In Oliver Sacks’ famous book An Anthropologist on Mars, an individual with high-functioning autism remarks that they feel “like an anthropologist on Mars”, because they felt that their interactions with others were somewhat analogous to interviewing Martians. Although I do not feel like my interactions with the neuroscience-types are alien like (however if you observed some of the high tech tools in the corporate exhibition you may think otherwise), but I find myself as being more of an active participant-observer – slightly more than the proverbial fly on the wall – absorbing the culture and sociology of neuroscience meetings amidst the deep abyss of corporations pushing their products and the vast landscape of posters stretching as far as the eye can see (which change daily, I might add).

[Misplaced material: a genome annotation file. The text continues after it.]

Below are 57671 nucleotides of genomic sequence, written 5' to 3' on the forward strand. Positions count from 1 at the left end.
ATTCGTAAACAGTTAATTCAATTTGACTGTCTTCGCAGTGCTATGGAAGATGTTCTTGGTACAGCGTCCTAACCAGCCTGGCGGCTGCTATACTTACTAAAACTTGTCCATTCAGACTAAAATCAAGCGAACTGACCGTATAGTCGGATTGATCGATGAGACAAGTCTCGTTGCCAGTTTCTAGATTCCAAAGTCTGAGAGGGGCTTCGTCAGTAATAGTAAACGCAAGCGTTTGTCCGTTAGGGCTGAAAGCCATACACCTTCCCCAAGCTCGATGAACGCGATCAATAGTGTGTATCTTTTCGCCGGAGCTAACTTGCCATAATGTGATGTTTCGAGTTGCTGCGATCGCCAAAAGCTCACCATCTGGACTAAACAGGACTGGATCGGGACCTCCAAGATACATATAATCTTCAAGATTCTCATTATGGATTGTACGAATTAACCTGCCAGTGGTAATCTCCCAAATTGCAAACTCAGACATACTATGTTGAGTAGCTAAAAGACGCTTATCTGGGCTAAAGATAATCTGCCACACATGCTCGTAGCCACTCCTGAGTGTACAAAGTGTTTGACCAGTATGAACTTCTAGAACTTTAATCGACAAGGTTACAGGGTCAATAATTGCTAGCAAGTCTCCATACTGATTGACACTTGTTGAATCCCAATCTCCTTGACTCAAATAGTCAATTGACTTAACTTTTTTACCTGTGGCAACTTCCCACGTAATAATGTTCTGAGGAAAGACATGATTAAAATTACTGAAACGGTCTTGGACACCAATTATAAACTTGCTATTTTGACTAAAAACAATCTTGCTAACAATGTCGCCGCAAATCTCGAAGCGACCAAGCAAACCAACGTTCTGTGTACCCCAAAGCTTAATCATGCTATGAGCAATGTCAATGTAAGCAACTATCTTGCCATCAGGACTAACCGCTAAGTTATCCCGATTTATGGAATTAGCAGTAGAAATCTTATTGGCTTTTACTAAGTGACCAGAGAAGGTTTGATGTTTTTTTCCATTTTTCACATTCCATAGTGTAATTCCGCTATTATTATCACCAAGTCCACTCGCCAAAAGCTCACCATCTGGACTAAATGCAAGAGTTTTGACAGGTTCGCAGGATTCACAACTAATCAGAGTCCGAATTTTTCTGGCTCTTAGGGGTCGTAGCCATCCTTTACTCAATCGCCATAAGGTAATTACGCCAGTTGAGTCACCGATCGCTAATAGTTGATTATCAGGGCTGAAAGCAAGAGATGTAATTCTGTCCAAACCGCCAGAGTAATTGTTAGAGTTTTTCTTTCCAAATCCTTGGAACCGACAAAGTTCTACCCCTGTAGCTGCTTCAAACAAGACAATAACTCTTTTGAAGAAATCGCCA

Nonetheless, perhaps I am the Martian. My field of study – neuroethics – often evokes awkward faces amongst the individuals with whom I interact at this meeting (or even when I claim qualitative research has rigor). It is my aim that neuroethics – or rather, the social, philosophical, and policy issues in the brain sciences – will one day in the future not elicit an awkward glare by neuroscientists but rather an emotional embrace.
As I write this, I am sitting in the room where the Social Roundtable is about to take place. The room is almost full. This is a good sign. I will report on this mini-symposium next.